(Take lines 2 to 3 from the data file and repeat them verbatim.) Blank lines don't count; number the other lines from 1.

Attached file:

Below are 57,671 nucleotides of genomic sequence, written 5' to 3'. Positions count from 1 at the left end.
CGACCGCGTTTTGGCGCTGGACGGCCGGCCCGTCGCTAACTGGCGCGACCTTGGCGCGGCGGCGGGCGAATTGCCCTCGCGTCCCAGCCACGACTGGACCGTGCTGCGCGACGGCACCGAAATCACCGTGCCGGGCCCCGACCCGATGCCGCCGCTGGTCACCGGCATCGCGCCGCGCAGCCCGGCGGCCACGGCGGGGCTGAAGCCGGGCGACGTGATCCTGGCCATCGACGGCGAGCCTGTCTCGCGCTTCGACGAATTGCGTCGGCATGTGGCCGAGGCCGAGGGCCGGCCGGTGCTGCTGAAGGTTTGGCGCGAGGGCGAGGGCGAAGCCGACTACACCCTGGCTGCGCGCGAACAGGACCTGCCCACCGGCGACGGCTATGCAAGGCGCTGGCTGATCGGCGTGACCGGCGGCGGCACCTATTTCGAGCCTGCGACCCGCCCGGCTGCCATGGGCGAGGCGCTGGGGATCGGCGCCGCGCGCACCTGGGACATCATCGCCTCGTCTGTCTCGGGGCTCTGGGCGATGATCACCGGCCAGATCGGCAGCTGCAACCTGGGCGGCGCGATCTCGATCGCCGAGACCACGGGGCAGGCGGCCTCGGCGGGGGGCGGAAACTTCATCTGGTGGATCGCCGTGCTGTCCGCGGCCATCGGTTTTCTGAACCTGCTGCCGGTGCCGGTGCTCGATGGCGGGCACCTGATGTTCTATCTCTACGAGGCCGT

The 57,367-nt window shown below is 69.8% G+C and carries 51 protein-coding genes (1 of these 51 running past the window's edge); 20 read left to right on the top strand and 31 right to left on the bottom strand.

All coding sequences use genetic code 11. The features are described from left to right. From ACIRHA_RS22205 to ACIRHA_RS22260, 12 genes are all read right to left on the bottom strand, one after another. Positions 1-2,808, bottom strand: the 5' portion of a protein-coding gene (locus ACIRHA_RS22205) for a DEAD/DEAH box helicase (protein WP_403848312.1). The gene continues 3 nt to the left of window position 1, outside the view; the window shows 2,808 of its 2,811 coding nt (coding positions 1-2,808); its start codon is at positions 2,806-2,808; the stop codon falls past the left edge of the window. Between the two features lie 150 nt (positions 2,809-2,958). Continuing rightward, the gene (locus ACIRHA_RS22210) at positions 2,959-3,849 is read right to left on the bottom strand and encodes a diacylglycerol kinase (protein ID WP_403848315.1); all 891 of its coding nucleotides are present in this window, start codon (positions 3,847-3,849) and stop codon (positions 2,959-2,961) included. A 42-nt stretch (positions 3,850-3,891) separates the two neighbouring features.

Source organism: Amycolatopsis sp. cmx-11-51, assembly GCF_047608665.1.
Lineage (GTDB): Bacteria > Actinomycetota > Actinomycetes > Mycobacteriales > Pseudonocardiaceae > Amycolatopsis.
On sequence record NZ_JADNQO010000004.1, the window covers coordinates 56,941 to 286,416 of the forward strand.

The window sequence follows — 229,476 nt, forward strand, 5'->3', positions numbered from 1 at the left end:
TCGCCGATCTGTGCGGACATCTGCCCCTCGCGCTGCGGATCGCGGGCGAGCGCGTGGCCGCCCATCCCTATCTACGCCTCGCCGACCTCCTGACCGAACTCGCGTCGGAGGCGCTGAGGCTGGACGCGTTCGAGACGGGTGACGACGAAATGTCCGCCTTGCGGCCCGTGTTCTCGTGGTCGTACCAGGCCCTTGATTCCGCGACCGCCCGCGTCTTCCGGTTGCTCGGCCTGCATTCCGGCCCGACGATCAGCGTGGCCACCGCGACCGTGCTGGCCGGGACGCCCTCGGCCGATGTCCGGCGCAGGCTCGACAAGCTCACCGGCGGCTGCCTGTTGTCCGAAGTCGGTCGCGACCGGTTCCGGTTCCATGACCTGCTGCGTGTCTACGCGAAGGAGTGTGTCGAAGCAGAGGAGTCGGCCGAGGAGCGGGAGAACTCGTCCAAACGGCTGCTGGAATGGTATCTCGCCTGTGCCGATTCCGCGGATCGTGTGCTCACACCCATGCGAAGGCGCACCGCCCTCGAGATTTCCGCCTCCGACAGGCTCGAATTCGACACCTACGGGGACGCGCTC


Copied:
CGACCGCGTTTTGGCGCTGGACGGCCGGCCCGTCGCTAACTGGCGCGACCTTGGCGCGGCGGCGGGCGAATTGCCCTCGCGTCCCAGCCACGACTGGACCGTGCTGCGCGACGGCACCGAAATCACCGTGCCGGGCCCCGACCCGATGCCGCCGCTGGTCACCGGCATCGCGCCGCGCAGCCCGGCGGCCACGGCGGGGCTGAAGCCGGGCGACGTGATCCTGGCCATCGACGGCGAGCCTGTCTCGCGCTTCGACGAATTGCGTCGGCATGTGGCCGAGGCCGAGGGCCGGCCGGTGCTGCTGAAGGTTTGGCGCGAGGGCGAGGGCGAAGCCGACTACACCCTGGCTGCGCGCGAACAGGACCTGCCCACCGGCGACGGCTATGCAAGGCGCTGGCTGATCGGCGTGACCGGCGGCGGCACCTATTTCGAGCCTGCGACCCGCCCGGCTGCCATGGGCGAGGCGCTGGGGATCGGCGCCGCGCGCACCTGGGACATCATCGCCTCGTCTGTCTCGGGGCTCTGGGCGATGATCACCGGCCAGATCGGCAGCTGCAACCTGGGCGGCGCGATCTCGATCGCCGAGACCACGGGGCAGGCGGCCTCGGCGGGGGGCGGAAACTTCATCTGGTGGATCGCCGTGCTGTCCGCGGCCATCGGTTTTCTGAACCTGCTGCCGGTGCCGGTGCTCGATGGCGGGCACCTGATGTTCTATCTCTACGAGGCCGT

The 57,367-nt window shown below is 69.8% G+C and carries 51 protein-coding genes (1 of these 51 running past the window's edge); 20 read left to right on the top strand and 31 right to left on the bottom strand.